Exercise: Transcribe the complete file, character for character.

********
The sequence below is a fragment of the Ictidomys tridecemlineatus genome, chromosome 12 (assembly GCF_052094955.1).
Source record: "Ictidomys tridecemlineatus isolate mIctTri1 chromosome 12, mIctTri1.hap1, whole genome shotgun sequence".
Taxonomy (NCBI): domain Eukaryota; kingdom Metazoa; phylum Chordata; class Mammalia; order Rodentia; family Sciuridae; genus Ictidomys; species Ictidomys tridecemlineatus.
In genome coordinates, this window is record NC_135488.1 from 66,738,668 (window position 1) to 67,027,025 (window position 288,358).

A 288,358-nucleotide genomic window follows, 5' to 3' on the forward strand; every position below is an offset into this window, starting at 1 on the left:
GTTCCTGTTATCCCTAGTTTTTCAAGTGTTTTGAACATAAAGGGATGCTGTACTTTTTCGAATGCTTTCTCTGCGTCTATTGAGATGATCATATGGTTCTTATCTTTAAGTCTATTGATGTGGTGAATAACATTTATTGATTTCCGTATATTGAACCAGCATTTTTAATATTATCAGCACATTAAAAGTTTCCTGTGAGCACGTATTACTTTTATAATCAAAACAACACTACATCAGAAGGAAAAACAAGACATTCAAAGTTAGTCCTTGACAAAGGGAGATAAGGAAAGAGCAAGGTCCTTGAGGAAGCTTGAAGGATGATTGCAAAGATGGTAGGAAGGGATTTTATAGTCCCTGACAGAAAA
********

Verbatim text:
The sequence below is a fragment of the Ictidomys tridecemlineatus genome, chromosome 12 (assembly GCF_052094955.1).
Source record: "Ictidomys tridecemlineatus isolate mIctTri1 chromosome 12, mIctTri1.hap1, whole genome shotgun sequence".
Taxonomy (NCBI): domain Eukaryota; kingdom Metazoa; phylum Chordata; class Mammalia; order Rodentia; family Sciuridae; genus Ictidomys; species Ictidomys tridecemlineatus.
In genome coordinates, this window is record NC_135488.1 from 66,738,668 (window position 1) to 67,027,025 (window position 288,358).

A 288,358-nucleotide genomic window follows, 5' to 3' on the forward strand; every position below is an offset into this window, starting at 1 on the left:
GTTCCTGTTATCCCTAGTTTTTCAAGTGTTTTGAACATAAAGGGATGCTGTACTTTTTCGAATGCTTTCTCTGCGTCTATTGAGATGATCATATGGTTCTTATCTTTAAGTCTATTGATGTGGTGAATAACATTTATTGATTTCCGTATATTGAACCAGCATTTTTAATATTATCAGCACATTAAAAGTTTCCTGTGAGCACGTATTACTTTTATAATCAAAACAACACTACATCAGAAGGAAAAACAAGACATTCAAAGTTAGTCCTTGACAAAGGGAGATAAGGAAAGAGCAAGGTCCTTGAGGAAGCTTGAAGGATGATTGCAAAGATGGTAGGAAGGGATTTTATAGTCCCTGACAGAAAA